The Good: Adequate performances, Good character development
The Bad: Unremarkable plot and performances
The Basics: Until the final act, "Speak Of The Devil" fails to rise to being anything extraordinary . . . when its potential finally explodes!
Daredevil has become an intriguing addition to the Marvel Cinematic Universe and presenting the vigilante hero through a television series has allowed Marvel, ABC Studios, and Disney to raise the bar in how the super hero story is created. Using serialized television, Daredevil has been able to take the time to develop the characters and make a long arc for the plot that a Summer Blockbuster just cannot do. With "Speak Of The Devil," Daredevil pushes forward in a brooding, emotional way that does not utilize anything particularly cinematic for the bulk of the episode.
Peppered throughout the quiet, slow scenes that make it feel like Daredevil is mired somewhere entirely cerebral, "Speak Of The Devil" has moments of a desperately violent fight between the Masked Vigilante (Daredevil) and a hired ninja. "Speak Of The Devil" is a great example of an episode that works much better in the context of the season-long arc of Daredevil than a standalone hour of television.
Opening with Matt Murdock fighting a proper ninja, Daredevil is getting his ass handed to him. The episode jumps to Murdock waiting to confess to Father Lantom, who has figured out his identity and has a cup of coffee with Murdock. Murdock arrives back at the offices of Nelson And Murdock where Nelson, Page, and Ben Urich are reacting to Wilson Fisk publicly promising to better New York City. At Fisk's headquarters, Fisk and Wesley strategize the political campaign the new Wilson Fisk must wage. They are interrupted by Nobu, who wants Fisk to provide him with the promised block . . . and he insists on getting a very specific one.
When Cardenas arrives at the offices to let Nelson And Murdock know Fisk has doubled the buyout offer on the tenement, the lawyers decide to pursue any other possible leads. That puts Murdock at Vanessa's art gallery where he tries to pump her for information on Wilson . . . when Fisk walks in! When Cardenas is killed and Fisk is publicly sympathetic, Matt Murdock walks into Fisk's baited trap and ends up skewered by one of Nobu's ninjas!
For those not savvy in Daredevil, the Nobu plotline seems to be building to put Daredevil in the Shadowland (reviewed here!) storyline in the future. Nobu is insistent on acquiring a very specific block in Hell's Kitchen and given how there is Japanese writing on his blueprints over that block and Nobu is the face of Yokuza in Daredevil it stands to reason that "Speak Of The Devil" is being used to very quietly insinuate Shadowland into the Marvel Cinematic Universe at a future point.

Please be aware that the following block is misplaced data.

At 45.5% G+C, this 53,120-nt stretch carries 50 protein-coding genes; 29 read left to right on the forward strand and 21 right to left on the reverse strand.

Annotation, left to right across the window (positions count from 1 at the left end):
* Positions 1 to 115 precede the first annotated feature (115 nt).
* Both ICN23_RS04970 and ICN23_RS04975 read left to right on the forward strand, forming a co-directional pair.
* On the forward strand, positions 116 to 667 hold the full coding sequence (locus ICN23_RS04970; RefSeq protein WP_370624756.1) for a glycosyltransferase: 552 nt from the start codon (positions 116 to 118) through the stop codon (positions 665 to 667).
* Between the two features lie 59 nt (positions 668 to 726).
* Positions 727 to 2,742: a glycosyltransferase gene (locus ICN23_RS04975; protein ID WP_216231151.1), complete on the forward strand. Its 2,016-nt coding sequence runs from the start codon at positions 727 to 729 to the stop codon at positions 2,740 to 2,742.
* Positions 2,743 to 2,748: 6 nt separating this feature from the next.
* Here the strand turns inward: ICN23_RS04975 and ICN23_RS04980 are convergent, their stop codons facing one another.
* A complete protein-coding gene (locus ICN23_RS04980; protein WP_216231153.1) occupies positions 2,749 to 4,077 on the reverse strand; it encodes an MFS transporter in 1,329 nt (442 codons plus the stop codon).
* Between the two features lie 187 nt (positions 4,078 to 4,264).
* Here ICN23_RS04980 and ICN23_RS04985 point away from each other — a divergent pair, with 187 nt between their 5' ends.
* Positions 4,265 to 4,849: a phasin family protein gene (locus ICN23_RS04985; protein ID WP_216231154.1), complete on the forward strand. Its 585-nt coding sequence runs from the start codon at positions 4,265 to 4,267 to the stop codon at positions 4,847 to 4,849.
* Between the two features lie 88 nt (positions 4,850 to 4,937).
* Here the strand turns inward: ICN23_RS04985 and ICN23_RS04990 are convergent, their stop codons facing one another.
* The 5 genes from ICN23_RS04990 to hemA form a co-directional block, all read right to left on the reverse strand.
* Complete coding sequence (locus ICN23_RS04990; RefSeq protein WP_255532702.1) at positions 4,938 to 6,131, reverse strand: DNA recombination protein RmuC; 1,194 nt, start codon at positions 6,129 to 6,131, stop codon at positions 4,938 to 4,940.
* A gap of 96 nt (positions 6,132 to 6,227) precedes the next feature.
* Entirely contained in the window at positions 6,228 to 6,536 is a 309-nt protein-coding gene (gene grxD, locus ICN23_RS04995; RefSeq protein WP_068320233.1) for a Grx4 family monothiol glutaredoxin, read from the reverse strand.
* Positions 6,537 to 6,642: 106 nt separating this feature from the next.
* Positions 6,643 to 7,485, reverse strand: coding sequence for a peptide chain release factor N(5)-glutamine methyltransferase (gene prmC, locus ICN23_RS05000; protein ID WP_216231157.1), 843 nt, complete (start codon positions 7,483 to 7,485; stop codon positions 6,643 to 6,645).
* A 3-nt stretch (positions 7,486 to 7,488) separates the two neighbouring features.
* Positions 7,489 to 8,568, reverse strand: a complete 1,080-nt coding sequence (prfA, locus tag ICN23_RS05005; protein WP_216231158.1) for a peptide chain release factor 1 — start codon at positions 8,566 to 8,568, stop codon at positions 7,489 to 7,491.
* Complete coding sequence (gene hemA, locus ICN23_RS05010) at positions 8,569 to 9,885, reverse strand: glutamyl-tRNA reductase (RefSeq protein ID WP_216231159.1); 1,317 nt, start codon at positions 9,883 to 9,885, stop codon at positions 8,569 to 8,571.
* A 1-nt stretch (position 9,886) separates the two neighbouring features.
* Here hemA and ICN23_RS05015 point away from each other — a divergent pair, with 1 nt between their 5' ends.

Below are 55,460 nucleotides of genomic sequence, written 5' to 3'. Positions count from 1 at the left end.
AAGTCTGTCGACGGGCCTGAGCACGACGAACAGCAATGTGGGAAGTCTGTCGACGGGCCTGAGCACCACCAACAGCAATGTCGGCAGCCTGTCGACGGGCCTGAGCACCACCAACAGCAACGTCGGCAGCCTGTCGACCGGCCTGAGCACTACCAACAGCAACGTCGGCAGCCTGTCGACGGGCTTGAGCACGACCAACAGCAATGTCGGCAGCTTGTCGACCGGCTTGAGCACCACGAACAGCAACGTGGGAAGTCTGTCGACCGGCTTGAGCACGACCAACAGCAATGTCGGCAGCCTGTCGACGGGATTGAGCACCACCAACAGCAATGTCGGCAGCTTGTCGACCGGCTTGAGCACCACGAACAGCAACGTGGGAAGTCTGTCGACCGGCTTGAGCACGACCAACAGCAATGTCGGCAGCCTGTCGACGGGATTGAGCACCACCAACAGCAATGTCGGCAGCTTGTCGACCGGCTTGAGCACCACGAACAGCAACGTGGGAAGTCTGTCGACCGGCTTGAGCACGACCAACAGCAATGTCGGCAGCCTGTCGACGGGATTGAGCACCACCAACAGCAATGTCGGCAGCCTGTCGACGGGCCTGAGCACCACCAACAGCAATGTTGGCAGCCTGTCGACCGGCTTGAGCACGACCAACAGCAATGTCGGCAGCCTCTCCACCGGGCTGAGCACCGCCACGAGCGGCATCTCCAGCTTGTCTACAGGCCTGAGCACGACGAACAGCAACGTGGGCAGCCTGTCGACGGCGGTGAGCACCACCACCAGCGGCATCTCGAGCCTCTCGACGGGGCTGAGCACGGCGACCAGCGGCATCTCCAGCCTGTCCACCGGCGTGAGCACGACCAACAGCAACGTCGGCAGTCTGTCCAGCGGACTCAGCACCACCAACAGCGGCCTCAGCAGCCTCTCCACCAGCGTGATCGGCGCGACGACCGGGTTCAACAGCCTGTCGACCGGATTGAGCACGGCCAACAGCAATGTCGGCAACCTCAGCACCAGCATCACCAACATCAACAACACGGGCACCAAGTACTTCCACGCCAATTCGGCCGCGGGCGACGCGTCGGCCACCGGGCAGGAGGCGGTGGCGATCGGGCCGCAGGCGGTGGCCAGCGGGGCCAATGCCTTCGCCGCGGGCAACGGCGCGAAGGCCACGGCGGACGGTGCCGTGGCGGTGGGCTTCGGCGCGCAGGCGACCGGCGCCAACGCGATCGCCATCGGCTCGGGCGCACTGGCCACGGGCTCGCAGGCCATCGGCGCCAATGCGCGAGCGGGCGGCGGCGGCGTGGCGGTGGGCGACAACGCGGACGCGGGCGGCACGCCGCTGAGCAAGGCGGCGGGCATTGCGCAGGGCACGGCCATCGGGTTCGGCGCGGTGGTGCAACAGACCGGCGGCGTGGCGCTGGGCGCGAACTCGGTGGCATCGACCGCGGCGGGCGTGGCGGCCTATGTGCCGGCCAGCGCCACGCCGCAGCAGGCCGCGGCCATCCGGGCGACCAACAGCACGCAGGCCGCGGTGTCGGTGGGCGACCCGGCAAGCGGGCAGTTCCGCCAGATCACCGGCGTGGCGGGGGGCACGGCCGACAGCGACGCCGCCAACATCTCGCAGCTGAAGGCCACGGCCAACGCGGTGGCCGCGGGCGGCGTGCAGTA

When it is not mired in Matt Murdock debating the morals of crossing the line as he considers killing Wilson Fisk, "Speak Of The Devil" has a level of violence and graphic drug use that is unpleasant to watch. Instead of being a powerful superhero fight, Murdock's fight against the ninja is like watching Jesus get flayed in The Passion Of The Christ (reviewed here!). After debate and introspection, "Speak Of The Devil" degenerates into a pound fest that moves Matt Murdock into the position that leads to him almost being killed.
"Speak Of The Devil" is well-acted, though none of the performances outside Peter McRobbie's (Father Lanthom's) monologue require much in the way of emotional range. The fight scenes are well-choreographed, brutal to watch and played out adequately. Charlie Cox, Deborah Ann Woll, Elden Henson, and Vincent D'Onofrio play well within their established emotional ranges.
That makes "Speak Of The Devil" a very average, somewhat unremarkable episode that does not stand out on its own, though it is essential to moving the characters and advancing the plot and characters!
[Note: This review includes a "factual error" purposely because one of the key characters is not revealed until the episode's climactic scene and I don't believe in spoiling that moment for readers!]
For other works with Peter McRobbie, be sure to check out my reviews of:
World Trade Center
Small Time Crooks
[Knowing that single episodes are an inefficient way to get episodes, it's worth looking into Daredevil - The Complete First Season on DVD or Blu-Ray, which is also a better economical choice than buying individual episodes. Read my review of the debut season of the Man Without Fear here!
For other reviews of movies and episodes from the Marvel Cinematic Universe, please visit my Marvel Cinematic Universe Review Index Page!
© 2015 W.L. Swarts. May not be reprinted without permission.
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